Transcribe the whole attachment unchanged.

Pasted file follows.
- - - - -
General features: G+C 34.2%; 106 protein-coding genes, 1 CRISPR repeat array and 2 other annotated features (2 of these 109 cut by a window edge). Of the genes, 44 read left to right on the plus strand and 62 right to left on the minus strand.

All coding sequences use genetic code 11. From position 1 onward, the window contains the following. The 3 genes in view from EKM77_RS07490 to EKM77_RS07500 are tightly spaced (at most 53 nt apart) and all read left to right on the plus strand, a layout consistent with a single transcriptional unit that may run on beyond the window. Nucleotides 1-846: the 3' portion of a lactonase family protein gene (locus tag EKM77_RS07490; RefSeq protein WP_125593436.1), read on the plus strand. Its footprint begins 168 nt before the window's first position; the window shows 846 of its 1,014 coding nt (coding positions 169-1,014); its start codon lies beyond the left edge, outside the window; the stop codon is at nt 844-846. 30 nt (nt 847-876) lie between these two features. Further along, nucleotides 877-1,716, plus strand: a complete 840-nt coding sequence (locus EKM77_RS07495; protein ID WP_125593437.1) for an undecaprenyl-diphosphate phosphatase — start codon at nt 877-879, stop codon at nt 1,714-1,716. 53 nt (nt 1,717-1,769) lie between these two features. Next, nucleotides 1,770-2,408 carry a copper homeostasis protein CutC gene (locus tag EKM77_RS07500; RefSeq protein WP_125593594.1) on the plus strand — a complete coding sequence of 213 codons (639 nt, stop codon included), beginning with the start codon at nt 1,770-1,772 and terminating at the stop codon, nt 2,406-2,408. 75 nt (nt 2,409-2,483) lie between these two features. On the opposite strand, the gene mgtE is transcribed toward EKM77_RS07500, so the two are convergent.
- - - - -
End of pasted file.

General features: G+C 34.2%; 106 protein-coding genes, 1 CRISPR repeat array and 2 other annotated features (2 of these 109 cut by a window edge). Of the genes, 44 read left to right on the plus strand and 62 right to left on the minus strand.

All coding sequences use genetic code 11. From position 1 onward, the window contains the following. The 3 genes in view from EKM77_RS07490 to EKM77_RS07500 are tightly spaced (at most 53 nt apart) and all read left to right on the plus strand, a layout consistent with a single transcriptional unit that may run on beyond the window. Nucleotides 1-846: the 3' portion of a lactonase family protein gene (locus tag EKM77_RS07490; RefSeq protein WP_125593436.1), read on the plus strand. Its footprint begins 168 nt before the window's first position; the window shows 846 of its 1,014 coding nt (coding positions 169-1,014); its start codon lies beyond the left edge, outside the window; the stop codon is at nt 844-846. 30 nt (nt 847-876) lie between these two features. Further along, nucleotides 877-1,716, plus strand: a complete 840-nt coding sequence (locus EKM77_RS07495; protein ID WP_125593437.1) for an undecaprenyl-diphosphate phosphatase — start codon at nt 877-879, stop codon at nt 1,714-1,716. 53 nt (nt 1,717-1,769) lie between these two features. Next, nucleotides 1,770-2,408 carry a copper homeostasis protein CutC gene (locus tag EKM77_RS07500; RefSeq protein WP_125593594.1) on the plus strand — a complete coding sequence of 213 codons (639 nt, stop codon included), beginning with the start codon at nt 1,770-1,772 and terminating at the stop codon, nt 2,406-2,408. 75 nt (nt 2,409-2,483) lie between these two features. On the opposite strand, the gene mgtE is transcribed toward EKM77_RS07500, so the two are convergent.